FIG. 2 is a sectioned elevation view of heat storage apparatus 20. Heat storage apparatus 20 comprises generally cylindrical casing 21 enclosing and containing heat storage medium 22. Casing 21 fits around a portion 31 of the refrigerant piping of heat pump system 10 and is sealed at its ends to prevent leakage. Casing 21 can be fabricated of any suitable material such as a flexible or semirigid plastic. Heat storage medium 22 can be any suitable material. The selected material should, among its other desired properties, undergo a change of state at or somewhat below the temperature of the refrigerant in the warmest portion of the loop. An excellent choice is paraffin. It is relatively inexpensive, nontoxic and nonhazardous and has a melting point of about 5420 C. (130° F.). In a system using refrigerant R-22 and operating in the heating mode, the refrigerant temperature at the compressor discharge is about 65° C. (150° F.). In the same system operating in the defrosting mode, the refrigerant temperature at the compressor suction is about -12° C. (10° F.). Thus, in the heating mode, the discharge refrigerant temperature is high enough to melt the paraffin heat storage medium and, in the defrost mode, the suction refrigerant temperature is low enough to cause the paraffin to change state back to a solid, releasing heat to the refrigerant. In the cooling mode, the paraffin as a heat storage medium remains in a solid state and has little or no effect on system performance.
The amount of paraffin required to function effectively as a source of heat for defrosting is not large. The heat required for defrosting is about 28 calories/kw of nominal cooling capacity (ncc) (400 Btu/ton ncc). The specific heat of paraffin is about 5.6 cal/kg (100 Btu/lb). Therefore about 500 g of paraffin per kw ncc (4 lb/ton ncc) is sufficient to provide the necessary heat for defrosting. The specific gravity of paraffin is 0.89. Therefore about 0.56 l of paraffin is required per kw ncc (2 qt per ton ncc). Thus a 2.3 kw (8,000 Btu/hr) room air conditioner/heat pump system, typical of the capacity and design of a system for which the present design is most suitable, would require about 1.3 l (1.5 qt) of paraffin heat storage medium. This assumes that only the latent heat of fusion is available for defrost. In fact, under the usual conditions of operation, there will be some sensible heat available in the heat storage medium. In addition, the operation of the compressor will add heat energy to the system during the defrosting mode. The amount of paraffin required can correspondingly be reduced.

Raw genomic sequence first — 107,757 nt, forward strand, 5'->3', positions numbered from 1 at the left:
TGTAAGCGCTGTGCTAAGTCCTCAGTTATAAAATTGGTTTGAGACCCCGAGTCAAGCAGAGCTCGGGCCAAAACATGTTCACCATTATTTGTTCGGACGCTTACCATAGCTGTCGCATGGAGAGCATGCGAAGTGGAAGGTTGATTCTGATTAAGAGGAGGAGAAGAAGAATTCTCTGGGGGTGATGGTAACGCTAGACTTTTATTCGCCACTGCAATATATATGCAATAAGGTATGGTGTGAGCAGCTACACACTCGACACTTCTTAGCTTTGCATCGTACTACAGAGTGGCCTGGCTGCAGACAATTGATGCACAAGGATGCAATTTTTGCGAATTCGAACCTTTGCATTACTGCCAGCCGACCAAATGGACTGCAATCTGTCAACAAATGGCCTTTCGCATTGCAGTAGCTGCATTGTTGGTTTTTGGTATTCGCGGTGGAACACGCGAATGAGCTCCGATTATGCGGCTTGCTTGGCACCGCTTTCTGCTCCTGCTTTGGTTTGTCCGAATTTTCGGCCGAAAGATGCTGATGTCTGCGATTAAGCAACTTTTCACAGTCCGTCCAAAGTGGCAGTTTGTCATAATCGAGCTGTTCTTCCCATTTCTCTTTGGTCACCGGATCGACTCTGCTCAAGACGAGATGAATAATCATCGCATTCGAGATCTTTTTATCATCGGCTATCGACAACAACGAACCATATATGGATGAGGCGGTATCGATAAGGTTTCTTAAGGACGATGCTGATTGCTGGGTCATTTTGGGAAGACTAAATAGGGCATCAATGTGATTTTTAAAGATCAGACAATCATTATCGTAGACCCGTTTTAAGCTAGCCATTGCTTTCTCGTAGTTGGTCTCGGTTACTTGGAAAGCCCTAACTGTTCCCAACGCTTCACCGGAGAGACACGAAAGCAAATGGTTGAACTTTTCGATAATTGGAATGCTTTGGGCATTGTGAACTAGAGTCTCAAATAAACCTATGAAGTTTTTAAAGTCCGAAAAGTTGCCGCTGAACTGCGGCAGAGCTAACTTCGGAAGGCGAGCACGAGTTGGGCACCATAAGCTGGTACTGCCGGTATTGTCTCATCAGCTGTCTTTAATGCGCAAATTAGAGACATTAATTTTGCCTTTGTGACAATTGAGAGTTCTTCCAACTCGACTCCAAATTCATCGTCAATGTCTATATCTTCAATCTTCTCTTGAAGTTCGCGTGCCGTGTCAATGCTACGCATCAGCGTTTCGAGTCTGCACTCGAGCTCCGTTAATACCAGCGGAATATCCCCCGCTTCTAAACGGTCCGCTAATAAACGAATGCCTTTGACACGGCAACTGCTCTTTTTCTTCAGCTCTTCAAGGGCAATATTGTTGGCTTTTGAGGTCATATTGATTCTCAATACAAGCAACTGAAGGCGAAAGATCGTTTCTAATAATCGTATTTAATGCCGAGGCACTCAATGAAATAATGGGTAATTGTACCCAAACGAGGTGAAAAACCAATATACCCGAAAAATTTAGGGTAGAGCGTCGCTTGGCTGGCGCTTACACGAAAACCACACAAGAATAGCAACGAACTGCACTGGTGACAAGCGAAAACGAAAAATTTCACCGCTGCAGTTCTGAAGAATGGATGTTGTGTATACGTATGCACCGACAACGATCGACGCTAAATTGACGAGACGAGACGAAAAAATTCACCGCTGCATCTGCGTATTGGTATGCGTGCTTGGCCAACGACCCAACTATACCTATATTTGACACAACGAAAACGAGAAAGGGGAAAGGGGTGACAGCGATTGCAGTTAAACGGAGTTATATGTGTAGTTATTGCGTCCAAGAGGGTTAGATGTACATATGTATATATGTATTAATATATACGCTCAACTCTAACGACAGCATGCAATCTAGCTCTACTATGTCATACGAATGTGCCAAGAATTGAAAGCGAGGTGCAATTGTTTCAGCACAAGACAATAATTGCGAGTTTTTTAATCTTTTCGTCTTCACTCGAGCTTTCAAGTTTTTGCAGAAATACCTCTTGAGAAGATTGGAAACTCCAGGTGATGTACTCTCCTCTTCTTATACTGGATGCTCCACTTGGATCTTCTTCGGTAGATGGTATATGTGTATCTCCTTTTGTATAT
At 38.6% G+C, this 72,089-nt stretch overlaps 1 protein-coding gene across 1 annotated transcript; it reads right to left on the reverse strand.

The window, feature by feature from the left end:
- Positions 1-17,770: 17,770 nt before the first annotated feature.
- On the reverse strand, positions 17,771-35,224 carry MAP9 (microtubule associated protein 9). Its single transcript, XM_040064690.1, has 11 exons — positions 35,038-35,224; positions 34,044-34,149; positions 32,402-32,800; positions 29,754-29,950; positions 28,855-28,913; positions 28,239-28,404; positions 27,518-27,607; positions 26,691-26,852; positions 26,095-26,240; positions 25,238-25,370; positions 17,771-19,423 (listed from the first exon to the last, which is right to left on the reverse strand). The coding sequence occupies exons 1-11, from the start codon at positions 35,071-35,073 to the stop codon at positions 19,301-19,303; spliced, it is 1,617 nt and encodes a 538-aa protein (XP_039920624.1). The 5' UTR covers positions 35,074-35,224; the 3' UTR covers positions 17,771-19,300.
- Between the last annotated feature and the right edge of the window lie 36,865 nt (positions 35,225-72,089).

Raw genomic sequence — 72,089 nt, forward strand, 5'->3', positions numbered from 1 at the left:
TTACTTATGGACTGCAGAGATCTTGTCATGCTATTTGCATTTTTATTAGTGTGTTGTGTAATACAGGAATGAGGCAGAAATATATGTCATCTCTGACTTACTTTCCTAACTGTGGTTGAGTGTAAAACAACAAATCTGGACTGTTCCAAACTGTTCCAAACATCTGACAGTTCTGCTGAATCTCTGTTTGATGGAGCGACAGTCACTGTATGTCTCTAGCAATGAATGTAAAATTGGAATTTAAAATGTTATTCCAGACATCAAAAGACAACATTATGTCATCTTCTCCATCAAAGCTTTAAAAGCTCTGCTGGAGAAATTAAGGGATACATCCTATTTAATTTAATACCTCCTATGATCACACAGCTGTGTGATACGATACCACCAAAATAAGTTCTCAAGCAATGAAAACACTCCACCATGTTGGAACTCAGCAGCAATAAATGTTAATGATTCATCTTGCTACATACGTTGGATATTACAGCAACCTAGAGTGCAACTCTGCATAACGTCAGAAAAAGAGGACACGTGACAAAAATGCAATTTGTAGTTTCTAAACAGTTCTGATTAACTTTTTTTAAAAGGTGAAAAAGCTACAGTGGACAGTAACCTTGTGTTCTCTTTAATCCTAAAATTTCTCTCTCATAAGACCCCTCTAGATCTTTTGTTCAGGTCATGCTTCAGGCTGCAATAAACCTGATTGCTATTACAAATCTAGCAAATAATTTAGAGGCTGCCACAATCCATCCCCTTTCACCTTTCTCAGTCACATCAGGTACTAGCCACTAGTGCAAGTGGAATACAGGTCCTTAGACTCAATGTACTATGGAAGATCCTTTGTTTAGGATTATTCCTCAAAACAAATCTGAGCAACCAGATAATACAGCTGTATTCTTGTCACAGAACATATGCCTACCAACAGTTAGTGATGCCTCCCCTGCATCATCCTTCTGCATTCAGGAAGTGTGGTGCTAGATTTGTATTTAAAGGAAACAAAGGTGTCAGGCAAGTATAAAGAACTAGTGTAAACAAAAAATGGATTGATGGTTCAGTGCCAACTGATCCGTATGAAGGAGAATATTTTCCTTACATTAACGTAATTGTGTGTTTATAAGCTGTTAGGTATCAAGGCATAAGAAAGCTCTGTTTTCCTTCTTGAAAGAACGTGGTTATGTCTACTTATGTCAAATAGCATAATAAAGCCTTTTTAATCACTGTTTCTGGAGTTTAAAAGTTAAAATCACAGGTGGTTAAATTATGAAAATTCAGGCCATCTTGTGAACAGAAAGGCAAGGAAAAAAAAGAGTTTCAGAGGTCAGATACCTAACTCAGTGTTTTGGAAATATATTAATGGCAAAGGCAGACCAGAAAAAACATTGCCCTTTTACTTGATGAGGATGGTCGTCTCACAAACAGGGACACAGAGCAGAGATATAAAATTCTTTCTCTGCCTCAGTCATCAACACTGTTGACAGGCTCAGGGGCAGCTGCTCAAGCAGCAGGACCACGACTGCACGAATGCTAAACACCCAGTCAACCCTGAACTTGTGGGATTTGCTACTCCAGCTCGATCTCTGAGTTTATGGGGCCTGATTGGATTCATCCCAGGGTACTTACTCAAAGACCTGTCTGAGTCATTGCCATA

While one embodiment of the present invention is described and discussed above, others may occur to those skilled in the art. The reader should interpret the extent that the inventor believes to be the scope of his invention solely by the scope of below claims.
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|Citing Patent||Filing date||Publication date||Applicant||Title|
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|EP2634515A1 *||Feb 29, 2012||Sep 4, 2013||Electrolux Professional S.p.A.||Blast chiller apparatus and a method to sanitize a blast chiller apparatus|
|U.S. Classification||62/238.7, 62/278, 62/324.1|
|Cooperative Classification||F25B2400/24, F25B47/025|
|Dec 17, 1990||AS||Assignment|
Owner name: CARRIER CORPORATION, CARRIER PARKWAY, SYRACUSE, NY
Free format text: ASSIGNMENT OF ASSIGNORS INTEREST.;ASSIGNOR:SHAPIRO-BARUCH, IAN M.;REEL/FRAME:005548/0993
Effective date: 19900907
|Apr 19, 1994||CC||Certificate of correction|
|May 9, 1995||REMI||Maintenance fee reminder mailed|
|Oct 1, 1995||LAPS||Lapse for failure to pay maintenance fees|
|Dec 12, 1995||FP||Expired due to failure to pay maintenance fee|
Effective date: 19951004